The universal log-in has been a holy grail concept since “online” became a concept. Now we have Microsoft and Yahoo’s joint effort Open ID, aggregation applications like Meebo for IM/chat clients and Friendfeed/Facebook for social media.
Frankly, any popular application login can be used as a login proxy if they partner with other sites to offer an alternative login method. Well, Facebook Connect does this. Wired says Facebookers will be able to log onto Digg, Hulu and Discovery.com with their Facebook email and password.
Here is a screenshot demonstrating the Facebook (as well as MySpace/Orkut/Hi5) login proxy at the social network aggregation site Power.com (a site with 5,000,000 members that nobody has heard of)
This is the commoditization of the logon based on a no-money win-win business model. Sites like Hulu gain new Facebookers who will socially enrich its site, and Facebook gains from the control and data mining of its members visiting other sites (which can eventually be monetized for advertising purposes).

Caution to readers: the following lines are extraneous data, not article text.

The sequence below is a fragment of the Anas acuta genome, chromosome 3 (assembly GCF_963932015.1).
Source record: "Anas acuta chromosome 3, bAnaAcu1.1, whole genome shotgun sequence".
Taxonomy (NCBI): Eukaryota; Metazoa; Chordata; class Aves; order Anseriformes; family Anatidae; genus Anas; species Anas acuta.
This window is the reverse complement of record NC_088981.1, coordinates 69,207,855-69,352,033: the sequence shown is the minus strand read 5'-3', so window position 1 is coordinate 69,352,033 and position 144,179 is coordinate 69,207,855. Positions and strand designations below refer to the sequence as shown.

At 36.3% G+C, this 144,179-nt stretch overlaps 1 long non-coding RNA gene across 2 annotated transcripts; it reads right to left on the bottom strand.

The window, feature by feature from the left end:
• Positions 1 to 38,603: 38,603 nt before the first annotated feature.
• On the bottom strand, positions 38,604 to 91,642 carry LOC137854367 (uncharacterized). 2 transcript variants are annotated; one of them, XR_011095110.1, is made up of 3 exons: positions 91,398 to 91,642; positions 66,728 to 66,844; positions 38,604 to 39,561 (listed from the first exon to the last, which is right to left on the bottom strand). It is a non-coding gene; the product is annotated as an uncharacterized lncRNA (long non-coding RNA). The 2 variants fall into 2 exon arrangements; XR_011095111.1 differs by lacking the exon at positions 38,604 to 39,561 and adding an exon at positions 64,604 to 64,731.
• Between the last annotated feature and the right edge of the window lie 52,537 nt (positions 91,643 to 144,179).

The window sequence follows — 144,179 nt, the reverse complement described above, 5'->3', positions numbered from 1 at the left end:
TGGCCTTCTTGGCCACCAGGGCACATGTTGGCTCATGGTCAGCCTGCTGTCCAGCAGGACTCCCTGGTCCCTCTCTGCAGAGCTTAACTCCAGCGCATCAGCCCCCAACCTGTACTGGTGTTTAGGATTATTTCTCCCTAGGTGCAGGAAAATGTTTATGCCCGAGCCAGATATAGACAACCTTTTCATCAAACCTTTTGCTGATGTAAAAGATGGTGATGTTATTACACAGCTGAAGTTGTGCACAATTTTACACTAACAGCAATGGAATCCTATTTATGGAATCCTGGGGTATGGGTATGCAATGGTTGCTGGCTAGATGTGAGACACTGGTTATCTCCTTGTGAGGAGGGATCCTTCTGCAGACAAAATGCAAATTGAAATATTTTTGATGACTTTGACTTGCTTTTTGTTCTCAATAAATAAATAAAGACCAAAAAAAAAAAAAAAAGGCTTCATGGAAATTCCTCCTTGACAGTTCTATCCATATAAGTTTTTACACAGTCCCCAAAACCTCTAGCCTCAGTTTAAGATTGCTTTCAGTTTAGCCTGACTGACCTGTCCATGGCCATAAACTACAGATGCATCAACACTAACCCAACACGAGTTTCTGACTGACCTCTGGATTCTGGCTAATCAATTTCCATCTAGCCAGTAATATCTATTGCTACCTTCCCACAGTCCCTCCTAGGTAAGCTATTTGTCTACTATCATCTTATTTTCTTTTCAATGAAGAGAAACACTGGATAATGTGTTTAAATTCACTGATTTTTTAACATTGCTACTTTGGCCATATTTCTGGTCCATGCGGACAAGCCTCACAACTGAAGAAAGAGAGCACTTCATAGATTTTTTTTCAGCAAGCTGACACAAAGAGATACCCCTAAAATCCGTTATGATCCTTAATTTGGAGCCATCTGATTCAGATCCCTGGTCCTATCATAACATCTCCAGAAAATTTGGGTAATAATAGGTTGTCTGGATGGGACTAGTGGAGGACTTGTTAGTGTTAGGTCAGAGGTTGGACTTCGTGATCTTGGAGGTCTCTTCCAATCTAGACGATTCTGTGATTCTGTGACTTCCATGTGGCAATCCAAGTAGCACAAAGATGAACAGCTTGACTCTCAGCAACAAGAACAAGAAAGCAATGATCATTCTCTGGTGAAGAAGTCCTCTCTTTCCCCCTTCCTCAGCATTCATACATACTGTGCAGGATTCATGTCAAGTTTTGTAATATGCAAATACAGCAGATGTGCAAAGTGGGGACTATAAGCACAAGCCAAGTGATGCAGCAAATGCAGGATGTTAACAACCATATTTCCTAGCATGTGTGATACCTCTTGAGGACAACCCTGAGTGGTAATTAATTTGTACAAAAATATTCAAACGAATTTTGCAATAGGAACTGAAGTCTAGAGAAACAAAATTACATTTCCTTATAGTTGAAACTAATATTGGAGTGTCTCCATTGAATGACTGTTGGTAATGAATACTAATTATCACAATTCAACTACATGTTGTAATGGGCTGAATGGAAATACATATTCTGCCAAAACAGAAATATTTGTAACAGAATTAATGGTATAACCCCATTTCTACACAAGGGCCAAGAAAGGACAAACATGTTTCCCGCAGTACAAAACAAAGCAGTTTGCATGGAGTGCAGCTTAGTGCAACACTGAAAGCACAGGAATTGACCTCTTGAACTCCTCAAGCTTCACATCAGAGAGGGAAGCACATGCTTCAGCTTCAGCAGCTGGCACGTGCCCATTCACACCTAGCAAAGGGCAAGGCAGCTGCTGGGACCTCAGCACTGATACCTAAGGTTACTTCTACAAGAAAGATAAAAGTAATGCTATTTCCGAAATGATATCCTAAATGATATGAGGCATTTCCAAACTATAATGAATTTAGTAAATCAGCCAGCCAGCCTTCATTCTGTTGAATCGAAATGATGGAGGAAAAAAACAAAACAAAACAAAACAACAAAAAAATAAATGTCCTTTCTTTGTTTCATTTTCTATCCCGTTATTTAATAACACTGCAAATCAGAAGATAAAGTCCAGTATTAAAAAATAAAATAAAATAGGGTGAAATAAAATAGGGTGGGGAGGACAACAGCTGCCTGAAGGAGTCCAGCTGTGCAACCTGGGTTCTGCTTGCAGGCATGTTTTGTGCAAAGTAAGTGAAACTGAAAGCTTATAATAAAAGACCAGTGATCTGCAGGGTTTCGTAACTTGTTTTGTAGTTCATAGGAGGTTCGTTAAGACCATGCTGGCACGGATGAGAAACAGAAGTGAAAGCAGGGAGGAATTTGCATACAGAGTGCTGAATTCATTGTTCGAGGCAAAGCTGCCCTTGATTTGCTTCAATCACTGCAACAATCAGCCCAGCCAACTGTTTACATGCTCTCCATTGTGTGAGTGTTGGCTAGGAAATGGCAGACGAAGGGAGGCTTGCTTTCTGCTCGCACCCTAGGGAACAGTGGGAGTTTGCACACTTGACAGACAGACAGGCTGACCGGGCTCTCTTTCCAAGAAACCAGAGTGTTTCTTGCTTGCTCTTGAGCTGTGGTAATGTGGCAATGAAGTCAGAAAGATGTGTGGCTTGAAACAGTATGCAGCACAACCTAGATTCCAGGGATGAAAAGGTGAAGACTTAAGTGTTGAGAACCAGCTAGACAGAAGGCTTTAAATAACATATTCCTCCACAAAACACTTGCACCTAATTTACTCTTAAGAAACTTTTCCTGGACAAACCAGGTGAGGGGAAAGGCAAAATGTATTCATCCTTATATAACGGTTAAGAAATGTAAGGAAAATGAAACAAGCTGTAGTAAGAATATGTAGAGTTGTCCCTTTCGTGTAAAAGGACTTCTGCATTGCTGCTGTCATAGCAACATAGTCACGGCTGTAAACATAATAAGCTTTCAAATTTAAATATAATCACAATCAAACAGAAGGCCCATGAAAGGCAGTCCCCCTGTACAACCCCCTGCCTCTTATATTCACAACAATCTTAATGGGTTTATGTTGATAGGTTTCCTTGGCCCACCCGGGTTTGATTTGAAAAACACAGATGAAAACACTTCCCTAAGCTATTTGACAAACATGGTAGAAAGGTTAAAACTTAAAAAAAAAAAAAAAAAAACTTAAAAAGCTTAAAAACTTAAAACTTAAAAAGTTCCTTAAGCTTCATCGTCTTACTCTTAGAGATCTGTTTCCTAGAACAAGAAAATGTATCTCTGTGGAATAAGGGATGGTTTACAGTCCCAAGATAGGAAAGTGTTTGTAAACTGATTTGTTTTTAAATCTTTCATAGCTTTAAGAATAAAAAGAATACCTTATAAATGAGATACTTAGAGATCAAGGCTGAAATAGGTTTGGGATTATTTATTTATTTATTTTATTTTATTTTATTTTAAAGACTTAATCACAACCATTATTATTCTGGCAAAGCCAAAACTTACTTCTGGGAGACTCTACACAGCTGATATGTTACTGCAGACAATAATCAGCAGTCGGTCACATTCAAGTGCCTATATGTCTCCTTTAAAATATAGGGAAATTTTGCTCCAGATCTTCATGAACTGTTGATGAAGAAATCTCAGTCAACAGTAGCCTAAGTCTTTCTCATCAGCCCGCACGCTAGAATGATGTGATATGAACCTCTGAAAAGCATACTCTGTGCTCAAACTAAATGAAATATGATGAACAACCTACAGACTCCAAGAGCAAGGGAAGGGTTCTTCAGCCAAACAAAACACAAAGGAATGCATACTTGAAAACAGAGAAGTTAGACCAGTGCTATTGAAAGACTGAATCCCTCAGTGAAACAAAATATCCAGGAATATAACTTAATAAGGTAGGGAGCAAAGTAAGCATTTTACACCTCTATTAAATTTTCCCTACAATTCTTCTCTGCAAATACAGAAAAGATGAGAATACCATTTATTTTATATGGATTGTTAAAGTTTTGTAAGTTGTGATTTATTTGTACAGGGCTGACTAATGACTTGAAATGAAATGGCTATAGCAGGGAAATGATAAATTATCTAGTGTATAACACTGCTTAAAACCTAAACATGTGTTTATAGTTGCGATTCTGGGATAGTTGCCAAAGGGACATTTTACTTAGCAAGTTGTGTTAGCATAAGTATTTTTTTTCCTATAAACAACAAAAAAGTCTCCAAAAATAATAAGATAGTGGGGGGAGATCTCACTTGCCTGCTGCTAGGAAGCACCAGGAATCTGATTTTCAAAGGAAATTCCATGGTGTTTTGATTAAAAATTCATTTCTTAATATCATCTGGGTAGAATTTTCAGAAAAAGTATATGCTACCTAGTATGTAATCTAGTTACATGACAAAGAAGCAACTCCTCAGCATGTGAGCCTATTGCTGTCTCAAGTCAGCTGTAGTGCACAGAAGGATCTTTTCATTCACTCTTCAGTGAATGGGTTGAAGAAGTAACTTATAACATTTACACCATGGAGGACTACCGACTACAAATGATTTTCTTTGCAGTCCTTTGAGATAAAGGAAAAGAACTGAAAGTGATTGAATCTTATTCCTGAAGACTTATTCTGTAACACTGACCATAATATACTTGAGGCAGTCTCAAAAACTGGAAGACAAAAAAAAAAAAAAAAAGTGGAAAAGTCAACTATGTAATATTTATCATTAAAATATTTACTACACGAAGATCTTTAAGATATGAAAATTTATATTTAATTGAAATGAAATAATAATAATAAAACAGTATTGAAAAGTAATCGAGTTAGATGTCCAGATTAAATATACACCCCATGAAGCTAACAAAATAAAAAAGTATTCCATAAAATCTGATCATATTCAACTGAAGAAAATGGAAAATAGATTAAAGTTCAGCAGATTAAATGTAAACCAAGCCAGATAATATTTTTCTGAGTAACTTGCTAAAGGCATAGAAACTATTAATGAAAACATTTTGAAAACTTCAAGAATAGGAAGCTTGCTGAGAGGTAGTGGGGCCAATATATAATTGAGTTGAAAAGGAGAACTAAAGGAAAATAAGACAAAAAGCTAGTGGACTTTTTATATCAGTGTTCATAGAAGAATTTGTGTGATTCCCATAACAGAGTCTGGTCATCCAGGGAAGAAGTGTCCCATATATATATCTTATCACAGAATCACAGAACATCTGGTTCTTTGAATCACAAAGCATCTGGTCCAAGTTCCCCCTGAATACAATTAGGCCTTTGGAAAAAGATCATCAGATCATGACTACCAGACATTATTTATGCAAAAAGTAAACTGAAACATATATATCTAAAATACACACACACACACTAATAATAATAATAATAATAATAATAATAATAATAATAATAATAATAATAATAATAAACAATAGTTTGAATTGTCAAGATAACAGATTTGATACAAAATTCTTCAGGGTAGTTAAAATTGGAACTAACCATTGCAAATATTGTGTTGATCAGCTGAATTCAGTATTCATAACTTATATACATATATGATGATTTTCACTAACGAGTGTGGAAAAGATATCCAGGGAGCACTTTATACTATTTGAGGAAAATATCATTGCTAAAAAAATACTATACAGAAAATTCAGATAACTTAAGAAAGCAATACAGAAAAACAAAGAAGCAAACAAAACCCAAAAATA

This is a simple solution to the universal login. It took the realization that sites don’t need to “own the user registration”, just make it easier for anybody to logon to their site. The publishing metaphor is apt: online newspapers don’t need to close off their content by a paid subcription wall, open it up and make it easier for the content to be consumed.